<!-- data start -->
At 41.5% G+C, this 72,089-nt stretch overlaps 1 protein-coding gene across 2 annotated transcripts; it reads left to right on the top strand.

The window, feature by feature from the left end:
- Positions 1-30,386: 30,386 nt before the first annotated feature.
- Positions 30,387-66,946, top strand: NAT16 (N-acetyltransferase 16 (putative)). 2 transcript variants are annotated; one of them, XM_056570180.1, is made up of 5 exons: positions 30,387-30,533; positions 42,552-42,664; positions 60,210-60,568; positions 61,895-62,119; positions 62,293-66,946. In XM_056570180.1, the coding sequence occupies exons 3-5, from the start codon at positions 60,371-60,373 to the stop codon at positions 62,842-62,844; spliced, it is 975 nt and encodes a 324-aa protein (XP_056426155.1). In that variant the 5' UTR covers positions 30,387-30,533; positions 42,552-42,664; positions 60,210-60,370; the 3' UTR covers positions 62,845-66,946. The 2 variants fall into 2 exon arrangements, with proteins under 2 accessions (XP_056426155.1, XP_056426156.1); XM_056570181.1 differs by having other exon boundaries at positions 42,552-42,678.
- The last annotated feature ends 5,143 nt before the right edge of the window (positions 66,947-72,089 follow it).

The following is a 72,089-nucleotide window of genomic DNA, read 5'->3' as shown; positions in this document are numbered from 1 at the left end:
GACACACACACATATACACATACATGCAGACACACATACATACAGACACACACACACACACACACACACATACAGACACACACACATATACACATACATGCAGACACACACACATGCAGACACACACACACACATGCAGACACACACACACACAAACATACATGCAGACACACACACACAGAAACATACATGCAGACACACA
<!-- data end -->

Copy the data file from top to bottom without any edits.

At 41.5% G+C, this 72,089-nt stretch overlaps 1 protein-coding gene across 2 annotated transcripts; it reads left to right on the top strand.

The window, feature by feature from the left end:
- Positions 1-30,386: 30,386 nt before the first annotated feature.
- Positions 30,387-66,946, top strand: NAT16 (N-acetyltransferase 16 (putative)). 2 transcript variants are annotated; one of them, XM_056570180.1, is made up of 5 exons: positions 30,387-30,533; positions 42,552-42,664; positions 60,210-60,568; positions 61,895-62,119; positions 62,293-66,946. In XM_056570180.1, the coding sequence occupies exons 3-5, from the start codon at positions 60,371-60,373 to the stop codon at positions 62,842-62,844; spliced, it is 975 nt and encodes a 324-aa protein (XP_056426155.1). In that variant the 5' UTR covers positions 30,387-30,533; positions 42,552-42,664; positions 60,210-60,370; the 3' UTR covers positions 62,845-66,946. The 2 variants fall into 2 exon arrangements, with proteins under 2 accessions (XP_056426155.1, XP_056426156.1); XM_056570181.1 differs by having other exon boundaries at positions 42,552-42,678.
- The last annotated feature ends 5,143 nt before the right edge of the window (positions 66,947-72,089 follow it).

The following is a 72,089-nucleotide window of genomic DNA, read 5'->3' as shown; positions in this document are numbered from 1 at the left end:
GACACACACACATATACACATACATGCAGACACACATACATACAGACACACACACACACACACACACACATACAGACACACACACATATACACATACATGCAGACACACACACATGCAGACACACACACACACATGCAGACACACACACACACAAACATACATGCAGACACACACACACAGAAACATACATGCAGACACACA